Baltimore Jewish Times readers and schoolchildren throughout the mid-Atlantic region and beyond know and love Rubin Sztajer. The 88-year-old survivor of six Nazi death camps has frequently shared his story with reporters, historians, educators and, most importantly, thousands of students. Since February 2014, when the JT covered his visit to Boys’ Latin School, Sztajer has spoken to students at 41 other schools. In the past month alone, he has addressed 17 school groups.
Therefore, it was only fitting that on Thursday, June 5, Dallastown (Pa.) High School presented Sztajer with an honorary diploma, a document long overdue for a man who has spent hours upon hours addressing students in their classrooms.
In a letter notifying Sztajer and his wife, Regina, that he was to be honored, social studies teacher Molly Dallmeyer explained why the school and school district had chosen to bestow the diploma.
“I know that this honor is one that is unexpected, but due to your presence at Dallastown and the lives you have touched through the years by sharing your story, I find that no one person can truly express how much you have made a difference not only to my own life, but on those of my students in my Holocaust Studies classes the past five years,” she wrote. “This honor will surely express our gratitude and thanks. If anyone is deserving of such an award by the graduates and families of Dallastown students, it would be you and the hope, perseverance and commitment you have made to teaching future generations about what it is to truly survive and live with dignity.”
Despite the value he places on education, the Holocaust interfered with Sztajer’s ability to complete high school.
“When the war broke out in Poland, I was 13, and my education ended,” said Sztajer, who lost his parents, three younger siblings and many other relatives in the Holocaust. “When I came here, I had to make a living and support a family.”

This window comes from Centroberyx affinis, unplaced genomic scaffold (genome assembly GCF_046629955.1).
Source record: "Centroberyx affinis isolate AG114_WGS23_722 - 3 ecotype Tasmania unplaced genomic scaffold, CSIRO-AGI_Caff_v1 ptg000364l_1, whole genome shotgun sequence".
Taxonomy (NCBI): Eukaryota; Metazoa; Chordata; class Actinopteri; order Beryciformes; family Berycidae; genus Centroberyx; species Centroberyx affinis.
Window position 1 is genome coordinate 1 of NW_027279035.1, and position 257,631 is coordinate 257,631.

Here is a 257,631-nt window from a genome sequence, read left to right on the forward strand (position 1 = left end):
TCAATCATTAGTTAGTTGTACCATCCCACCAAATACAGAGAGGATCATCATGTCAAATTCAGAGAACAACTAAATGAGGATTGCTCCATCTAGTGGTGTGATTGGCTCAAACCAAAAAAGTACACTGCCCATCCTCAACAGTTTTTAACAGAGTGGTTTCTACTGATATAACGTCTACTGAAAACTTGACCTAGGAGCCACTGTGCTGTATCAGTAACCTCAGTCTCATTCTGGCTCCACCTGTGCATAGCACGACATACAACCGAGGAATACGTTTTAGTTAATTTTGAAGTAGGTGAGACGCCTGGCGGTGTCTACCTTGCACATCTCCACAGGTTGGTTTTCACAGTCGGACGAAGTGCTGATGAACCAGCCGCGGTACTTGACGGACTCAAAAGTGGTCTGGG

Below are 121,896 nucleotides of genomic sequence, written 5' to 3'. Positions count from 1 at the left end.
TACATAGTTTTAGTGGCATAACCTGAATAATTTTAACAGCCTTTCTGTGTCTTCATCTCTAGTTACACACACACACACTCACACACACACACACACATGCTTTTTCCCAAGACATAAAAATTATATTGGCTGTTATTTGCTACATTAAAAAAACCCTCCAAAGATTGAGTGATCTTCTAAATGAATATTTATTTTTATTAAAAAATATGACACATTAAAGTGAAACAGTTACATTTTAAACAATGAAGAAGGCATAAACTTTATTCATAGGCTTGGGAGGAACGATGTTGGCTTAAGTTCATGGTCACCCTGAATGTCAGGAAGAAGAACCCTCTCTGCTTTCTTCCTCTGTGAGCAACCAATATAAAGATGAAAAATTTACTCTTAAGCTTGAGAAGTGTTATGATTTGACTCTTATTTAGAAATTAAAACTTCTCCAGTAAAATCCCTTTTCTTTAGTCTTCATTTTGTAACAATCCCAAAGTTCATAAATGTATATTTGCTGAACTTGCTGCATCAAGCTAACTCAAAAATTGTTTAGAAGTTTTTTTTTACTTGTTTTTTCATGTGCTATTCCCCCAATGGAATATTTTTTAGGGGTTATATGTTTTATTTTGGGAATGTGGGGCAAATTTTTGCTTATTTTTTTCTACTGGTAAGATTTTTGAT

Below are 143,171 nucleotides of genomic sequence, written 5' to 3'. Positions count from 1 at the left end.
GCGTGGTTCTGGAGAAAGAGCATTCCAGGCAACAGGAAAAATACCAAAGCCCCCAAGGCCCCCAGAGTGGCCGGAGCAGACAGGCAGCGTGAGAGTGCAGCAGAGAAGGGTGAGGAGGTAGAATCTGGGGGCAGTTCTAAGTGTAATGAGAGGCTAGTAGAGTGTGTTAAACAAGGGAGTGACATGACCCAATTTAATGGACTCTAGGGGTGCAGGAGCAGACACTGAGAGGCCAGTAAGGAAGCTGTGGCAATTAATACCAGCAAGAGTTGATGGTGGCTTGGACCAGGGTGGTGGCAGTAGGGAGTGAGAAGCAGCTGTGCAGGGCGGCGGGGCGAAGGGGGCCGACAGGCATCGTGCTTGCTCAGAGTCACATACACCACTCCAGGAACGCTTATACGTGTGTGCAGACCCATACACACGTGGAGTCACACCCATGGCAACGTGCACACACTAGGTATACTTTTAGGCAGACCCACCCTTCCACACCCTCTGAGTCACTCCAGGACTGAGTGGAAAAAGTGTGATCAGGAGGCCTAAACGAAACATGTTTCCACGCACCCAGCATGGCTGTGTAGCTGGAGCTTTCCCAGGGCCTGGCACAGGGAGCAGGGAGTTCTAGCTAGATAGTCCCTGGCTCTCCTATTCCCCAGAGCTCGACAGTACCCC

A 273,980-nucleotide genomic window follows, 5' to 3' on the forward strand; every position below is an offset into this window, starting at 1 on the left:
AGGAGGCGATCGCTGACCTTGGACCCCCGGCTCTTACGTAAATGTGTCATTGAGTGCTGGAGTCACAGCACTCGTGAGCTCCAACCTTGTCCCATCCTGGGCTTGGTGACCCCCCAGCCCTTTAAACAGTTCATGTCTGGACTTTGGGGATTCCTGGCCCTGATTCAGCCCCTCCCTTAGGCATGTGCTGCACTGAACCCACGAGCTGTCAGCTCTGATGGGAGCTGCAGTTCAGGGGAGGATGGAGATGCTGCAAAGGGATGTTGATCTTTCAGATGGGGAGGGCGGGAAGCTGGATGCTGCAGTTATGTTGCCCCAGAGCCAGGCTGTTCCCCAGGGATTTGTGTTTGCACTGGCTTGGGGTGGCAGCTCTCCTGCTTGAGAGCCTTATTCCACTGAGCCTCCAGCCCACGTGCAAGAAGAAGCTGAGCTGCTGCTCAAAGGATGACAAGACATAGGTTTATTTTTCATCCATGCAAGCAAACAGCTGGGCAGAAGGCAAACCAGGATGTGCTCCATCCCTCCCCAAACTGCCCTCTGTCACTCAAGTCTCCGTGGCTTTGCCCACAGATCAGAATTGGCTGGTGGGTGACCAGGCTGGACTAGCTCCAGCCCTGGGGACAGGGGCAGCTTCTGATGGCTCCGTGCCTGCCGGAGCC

At first, he noted, it wasn’t easy.
“I hit the pavement for seven weeks trying to find a job,” he said. “I had no family, no money, no education, and I didn’t speak the language.”
Finally, Sztajer, at 23, met a Yiddish-speaking man in Baltimore who offered him a job in his wholesale warehouse. Although the job paid less than he was receiving from his public assistance check, he took the job.
“The first day I cleaned bathrooms and swept floors. You’ve got to start somewhere. I did pretty well,” he said, looking around his Timonium living room in the apartment he shares with his wife of 61 years. The room, comfortable and neat as a pin, is decorated with artwork and photographs of his three children and seven grandchildren.
“All of my kids are college graduates, and my last grandchild just finished college. A couple of them have master’s degrees,” he said. “Education was always the No. 1 thing for me and my wife. When the first kid came, we decided she would be a stay-at-home mother. Her job was to make sure all the children got good educations. Mine was to support us. Somehow we managed.”
Although he lacked a high school diploma and was therefore unable to matriculate credits for courses he audited at Towson University while in his 70s, for the past three decades Sztajer has spent much of his time in school. It’s where he loves to be.
“I only speak to children. I give them hope and encouragement, and they realize there are so many opportunities for them,” he said. “I give them advice: ‘Go home and tell your family how lucky you are that you have them!’ Reading a book [about the Holocaust] isn’t the same. Seeing a person tell their story makes an impact. Kids [who have heard the story before] actually sneak in to hear me again. I don’t think anyone can say they’ve been hugged more.”